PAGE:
*For anyone who would love to uncover his or her dharma, I am available for consultations: drnick@drnickcampos.com

frozen veggiesAre frozen vegetables as good as fresh? Are canned? How about frozen dinners—all the same, right? I definitely believe there is a hierarchy when it comes to food, and I follow this pattern when making food choices. I’ve been doing it for so long that really it’s second nature for me, but I think being conscious of this hierarchy is a good idea for everybody so here goes.

For produce (fruits and vegetables):

Fresh and organic (if it lacks a thick skin, like apples or berries) > fresh and conventional > dried > frozen > canned > nothing > sweetened

Juice

I think juiced is better than whole if the volume of produce (fruits and vegetables) one consumes is generally low, or as people get older and have a harder time digesting fiber (it happens in some of us)

For meat

Fresh (the fresher the better), non-hormone, grass-fed (if beef) > fresh conventional > frozen* > cured* > canned* > processed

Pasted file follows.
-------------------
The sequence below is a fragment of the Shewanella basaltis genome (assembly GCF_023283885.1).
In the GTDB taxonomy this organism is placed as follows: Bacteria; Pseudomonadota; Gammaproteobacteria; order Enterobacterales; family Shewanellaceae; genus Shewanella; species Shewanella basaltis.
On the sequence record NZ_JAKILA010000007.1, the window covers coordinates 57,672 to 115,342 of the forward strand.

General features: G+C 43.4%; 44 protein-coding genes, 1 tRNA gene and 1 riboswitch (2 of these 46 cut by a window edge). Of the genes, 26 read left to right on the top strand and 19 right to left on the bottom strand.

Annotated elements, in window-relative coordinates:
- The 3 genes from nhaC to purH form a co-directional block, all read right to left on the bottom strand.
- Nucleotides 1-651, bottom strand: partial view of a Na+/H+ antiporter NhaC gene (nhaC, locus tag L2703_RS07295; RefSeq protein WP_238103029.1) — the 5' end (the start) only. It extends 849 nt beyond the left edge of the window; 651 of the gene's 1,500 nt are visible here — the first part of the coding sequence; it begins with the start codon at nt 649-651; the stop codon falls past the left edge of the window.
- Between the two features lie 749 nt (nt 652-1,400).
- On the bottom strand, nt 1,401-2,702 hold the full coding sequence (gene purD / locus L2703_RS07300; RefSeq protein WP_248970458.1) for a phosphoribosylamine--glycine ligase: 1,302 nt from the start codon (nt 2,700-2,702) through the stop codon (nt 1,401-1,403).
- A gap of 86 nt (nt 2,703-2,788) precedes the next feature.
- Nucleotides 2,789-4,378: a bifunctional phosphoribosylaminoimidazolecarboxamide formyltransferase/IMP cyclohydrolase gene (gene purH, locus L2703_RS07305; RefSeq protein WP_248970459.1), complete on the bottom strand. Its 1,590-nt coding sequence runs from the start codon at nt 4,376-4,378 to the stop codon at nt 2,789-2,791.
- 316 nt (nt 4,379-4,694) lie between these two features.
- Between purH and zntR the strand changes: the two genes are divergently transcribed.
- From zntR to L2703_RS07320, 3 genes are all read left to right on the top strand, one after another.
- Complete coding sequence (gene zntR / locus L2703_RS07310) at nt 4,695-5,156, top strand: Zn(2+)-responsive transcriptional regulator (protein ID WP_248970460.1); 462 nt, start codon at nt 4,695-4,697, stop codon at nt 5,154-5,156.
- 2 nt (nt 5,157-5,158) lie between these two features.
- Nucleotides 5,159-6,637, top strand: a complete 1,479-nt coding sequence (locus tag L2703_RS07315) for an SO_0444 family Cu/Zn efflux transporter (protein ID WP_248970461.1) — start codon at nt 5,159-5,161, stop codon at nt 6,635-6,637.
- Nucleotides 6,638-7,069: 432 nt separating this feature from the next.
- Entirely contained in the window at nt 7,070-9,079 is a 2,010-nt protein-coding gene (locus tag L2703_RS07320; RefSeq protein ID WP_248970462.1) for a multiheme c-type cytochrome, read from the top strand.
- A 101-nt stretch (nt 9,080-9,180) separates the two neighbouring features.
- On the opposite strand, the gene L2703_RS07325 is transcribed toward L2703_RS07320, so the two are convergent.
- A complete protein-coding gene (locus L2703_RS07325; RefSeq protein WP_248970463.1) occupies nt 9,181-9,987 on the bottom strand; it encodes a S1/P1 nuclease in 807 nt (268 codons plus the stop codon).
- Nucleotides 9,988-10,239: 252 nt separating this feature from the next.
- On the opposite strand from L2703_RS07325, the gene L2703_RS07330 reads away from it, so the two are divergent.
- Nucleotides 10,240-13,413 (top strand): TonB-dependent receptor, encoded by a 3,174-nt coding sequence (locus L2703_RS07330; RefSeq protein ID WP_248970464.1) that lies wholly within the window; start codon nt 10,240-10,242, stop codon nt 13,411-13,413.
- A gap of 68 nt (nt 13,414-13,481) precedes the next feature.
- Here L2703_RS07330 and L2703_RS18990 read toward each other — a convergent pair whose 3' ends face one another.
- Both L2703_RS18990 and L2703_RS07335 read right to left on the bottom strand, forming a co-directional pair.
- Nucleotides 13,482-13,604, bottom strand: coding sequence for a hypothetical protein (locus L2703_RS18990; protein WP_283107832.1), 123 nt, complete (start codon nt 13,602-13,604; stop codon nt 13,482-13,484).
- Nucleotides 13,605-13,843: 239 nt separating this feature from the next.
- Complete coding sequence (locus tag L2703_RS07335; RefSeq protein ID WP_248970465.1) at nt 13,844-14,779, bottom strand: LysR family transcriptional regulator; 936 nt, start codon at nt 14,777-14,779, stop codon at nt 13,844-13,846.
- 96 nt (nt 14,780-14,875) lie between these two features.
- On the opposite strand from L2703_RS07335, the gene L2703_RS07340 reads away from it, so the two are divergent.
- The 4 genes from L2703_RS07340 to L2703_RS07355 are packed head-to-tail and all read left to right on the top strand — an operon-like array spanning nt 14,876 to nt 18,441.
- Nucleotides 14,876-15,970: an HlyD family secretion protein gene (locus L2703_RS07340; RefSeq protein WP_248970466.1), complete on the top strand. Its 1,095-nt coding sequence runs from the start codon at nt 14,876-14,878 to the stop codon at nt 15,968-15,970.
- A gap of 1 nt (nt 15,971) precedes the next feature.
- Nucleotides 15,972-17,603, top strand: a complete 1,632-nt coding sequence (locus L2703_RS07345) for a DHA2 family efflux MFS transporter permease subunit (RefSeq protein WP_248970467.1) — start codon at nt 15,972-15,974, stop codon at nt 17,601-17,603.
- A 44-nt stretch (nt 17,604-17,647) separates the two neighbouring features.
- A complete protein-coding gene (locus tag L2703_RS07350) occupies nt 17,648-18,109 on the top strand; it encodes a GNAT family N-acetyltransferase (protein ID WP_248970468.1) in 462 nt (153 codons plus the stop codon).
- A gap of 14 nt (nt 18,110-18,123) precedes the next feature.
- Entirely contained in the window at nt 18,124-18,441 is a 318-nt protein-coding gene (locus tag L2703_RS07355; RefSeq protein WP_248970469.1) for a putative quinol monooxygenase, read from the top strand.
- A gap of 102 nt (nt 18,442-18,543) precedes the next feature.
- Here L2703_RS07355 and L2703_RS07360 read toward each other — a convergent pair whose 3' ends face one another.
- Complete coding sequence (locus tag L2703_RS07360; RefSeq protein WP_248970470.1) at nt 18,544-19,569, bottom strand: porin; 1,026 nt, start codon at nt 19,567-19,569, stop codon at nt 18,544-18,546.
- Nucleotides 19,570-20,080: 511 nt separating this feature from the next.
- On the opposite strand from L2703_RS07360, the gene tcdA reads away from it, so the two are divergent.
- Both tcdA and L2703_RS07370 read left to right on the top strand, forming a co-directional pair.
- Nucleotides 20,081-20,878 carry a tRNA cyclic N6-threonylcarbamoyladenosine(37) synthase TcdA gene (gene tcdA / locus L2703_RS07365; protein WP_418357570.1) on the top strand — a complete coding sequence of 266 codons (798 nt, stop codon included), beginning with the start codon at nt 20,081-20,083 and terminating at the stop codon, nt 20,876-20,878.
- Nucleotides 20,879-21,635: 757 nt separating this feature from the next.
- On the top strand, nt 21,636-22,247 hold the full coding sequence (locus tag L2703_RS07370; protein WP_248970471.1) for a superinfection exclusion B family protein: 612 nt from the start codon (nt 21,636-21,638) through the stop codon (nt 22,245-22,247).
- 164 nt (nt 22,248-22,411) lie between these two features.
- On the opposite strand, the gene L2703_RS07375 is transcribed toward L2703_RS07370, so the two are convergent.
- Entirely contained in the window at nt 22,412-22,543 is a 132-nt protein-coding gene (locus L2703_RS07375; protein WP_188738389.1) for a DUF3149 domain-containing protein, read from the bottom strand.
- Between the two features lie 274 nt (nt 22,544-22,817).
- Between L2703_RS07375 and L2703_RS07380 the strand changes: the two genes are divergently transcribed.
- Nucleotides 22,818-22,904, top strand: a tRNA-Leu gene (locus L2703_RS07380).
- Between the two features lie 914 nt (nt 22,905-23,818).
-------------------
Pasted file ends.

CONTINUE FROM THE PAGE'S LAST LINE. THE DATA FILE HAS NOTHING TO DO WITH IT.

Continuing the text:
*(freezing, curing or canning your own fresh caught/cut meats better than mass produced)

imagesIt’s not that I totally avoid anything lower on the chain—that’s crazy. But the majority of what I eat—and I strongly believe this is the best practice—is on the top of the chain. It’s one reason I deplore eating out as a regular practice; you just can’t guarantee top quality ingredients all the time. And I don’t care how ‘nice’ the restaurant is, because you just never really know the whole of it (and anyway, there are other reasons, I believe, that dining out regularly is a poor health practice). It makes travel tough for me, unless I have access to grocery stores, because as I’ve said, I naturally lean toward following these hierarchies.

I think that once one develops a taste for fresh, whole foods it’s pretty hard to veer from them too often…that’s my experience anyway.